Wednesday, April 15, 2015
As the chip card fraud liability shift deadline looms, support for the U.S. EMV (Europay, MasterCard and Visa) migration has grown, and merchant debates on how to become EMV (Europay, MasterCard and Visa) compliant have brought to the fore the need to demystify EMV implementation and best practices. One such effort, released April 1, 2015, is the EMV Minimum Requirements Matrix.
The spreadsheet, produced by the EMV Migration Forum, has separate sections for U.S. issuers, merchants, acquirers, processors and vendors. Designed to be used as a baseline and starting point, the document illustrates how payments industry stakeholders contribute to EMV adoption and their respective roles in day-to-day procedures.
The EMV Migration Forum is a cross-industry body focused on supporting EMV adoption. Its 175 member organizations include payment and debit card networks, financial institutions, merchants, processors, acquirers, and payments industry vendors and associations. Randy Vanderhoof, Director of the EMV Migration Forum and Executive Director of the Smart Card Alliance, called the minimum requirements document a timely response to numerous issuer and merchant requests for guidance in meeting the Oct. 1 liability shift deadline.
Card brands and networks participating in the U.S. EMV rollout include Accel from Fiserv Inc., American Express Co., Armed Forces Financial Network, China UnionPay, Discover Financial Services and its Pulse network, Vantiv LLC's Jeanie Network, MasterCard Worldwide, New York Currency Exchange, Shazam Inc., First Data Corp.'s Star network, and Visa Inc. Each network interprets chip card implementation, deployment timing, and pricing in accordance with its own technology, business model, and organizational structure.
Itai Sela, Chief Executive Officer of Atlanta-based B2 USA, called the EMV Minimum Requirements Matrix a major step forward in simplifying EMV implementation and presenting the necessary steps for EMV deployment. He described the guide as a useful baseline for issuers while noting some variance and nuances in best practices among card brands and networks, reinforcing the need for merchants to work closely with their acquirers.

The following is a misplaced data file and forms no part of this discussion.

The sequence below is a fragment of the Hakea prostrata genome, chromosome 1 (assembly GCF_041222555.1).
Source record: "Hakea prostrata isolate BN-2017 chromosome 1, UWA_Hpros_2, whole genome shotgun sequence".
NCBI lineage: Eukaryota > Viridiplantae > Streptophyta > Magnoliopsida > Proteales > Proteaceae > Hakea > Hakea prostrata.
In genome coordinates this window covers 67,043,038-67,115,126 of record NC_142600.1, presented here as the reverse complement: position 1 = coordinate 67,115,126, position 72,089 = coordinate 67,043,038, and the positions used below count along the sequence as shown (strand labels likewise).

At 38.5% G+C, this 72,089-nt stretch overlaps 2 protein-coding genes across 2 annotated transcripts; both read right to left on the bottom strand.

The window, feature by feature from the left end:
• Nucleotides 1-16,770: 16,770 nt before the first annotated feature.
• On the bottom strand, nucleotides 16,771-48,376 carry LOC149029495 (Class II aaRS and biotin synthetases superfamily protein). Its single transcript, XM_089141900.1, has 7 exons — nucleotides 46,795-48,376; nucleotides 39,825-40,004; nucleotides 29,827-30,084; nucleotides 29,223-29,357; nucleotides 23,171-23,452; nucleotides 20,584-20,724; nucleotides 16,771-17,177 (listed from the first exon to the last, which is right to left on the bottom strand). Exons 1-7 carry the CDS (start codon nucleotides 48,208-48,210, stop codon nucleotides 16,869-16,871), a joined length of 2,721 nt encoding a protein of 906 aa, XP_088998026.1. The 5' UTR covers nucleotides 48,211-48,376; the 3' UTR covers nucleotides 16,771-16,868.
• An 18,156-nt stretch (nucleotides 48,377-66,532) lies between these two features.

"Merchants need to follow their acquirers' best practice, which harmonize all of the card brand and network requirements in their respective guides," he said. He added that many U.S. acquirers have produced their own extensive documentation with precise details that remove the guess work from implementing and sustaining EMV minimum requirements in the United States.
The Minimum Requirements Matrix spreadsheet is organized into seven sections, including an introduction, chip card reader requirements for individual payment card networks and a glossary. Each section is further defined with columns for payment card and device requirements, with checkmarks that indicate how each attribute applies to the various payment networks.
Matt Getzelman, Director of PCI Practice at Colorado-based Coalfire Systems Inc., acknowledged that even pared down EMV minimum requirements can be overwhelming to merchants. "The spreadsheet might initially look like a stereo instruction guide to most merchants," he said, noting that varying approaches by card brands to risk management, security breaches and EMVCo configurations may present challenges during the implementation phase.
Getzelman also emphasized that acquirers, unlike card brands, have direct relationships with merchants. "Merchants need to rely on their acquirer relationships for interpretive guidance of EMV minimum requirements instead of trying to decipher the EMVCo spreadsheet," he said.
A study released March 25 by The Association for Financial Professionals, a global society of finance executives based in Washington, DC, revealed that 92 percent of finance professionals surveyed believe that EMV technology will mitigate much of the high-profile payment card fraud that has roiled the U.S. market in recent years.
A majority of survey respondents advocated chip and PIN over chip and signature. AFP President and CEO Jim Kaitz noted this as a "call to action for card vendors." The 11th annual AFP survey was underwritten by J.P. Morgan, and 741 senior level corporate treasury and finance executives participated in it.
The report stated that checks "remain the most-often targeted payment method by those committing fraud attacks. Credit/debit cards are the second most frequent target of payments fraud." Results also indicate that survey respondents "firmly believe" EMV-enabled credit and debit cards will be effective in reducing POS fraud and revealed that 61 percent of survey respondents reported that chip and PIN validation will be "most effective" in preventing credit and debit card fraud.
"EMV is starting to hit its stride, and we are seeing a significant uptick in customer requests for updated technology to meet the October liability shift deadline," said Ian Drysdale, Executive Vice President of North American Sales and Business Development at Atlanta-based Elavon Inc. He added that Elavon works with merchants during every phase of EMV implementation, counseling its customers on the "importance of adopting a layered approach to security, such as encryption and tokenization, to further provide the best cardholder data security available."
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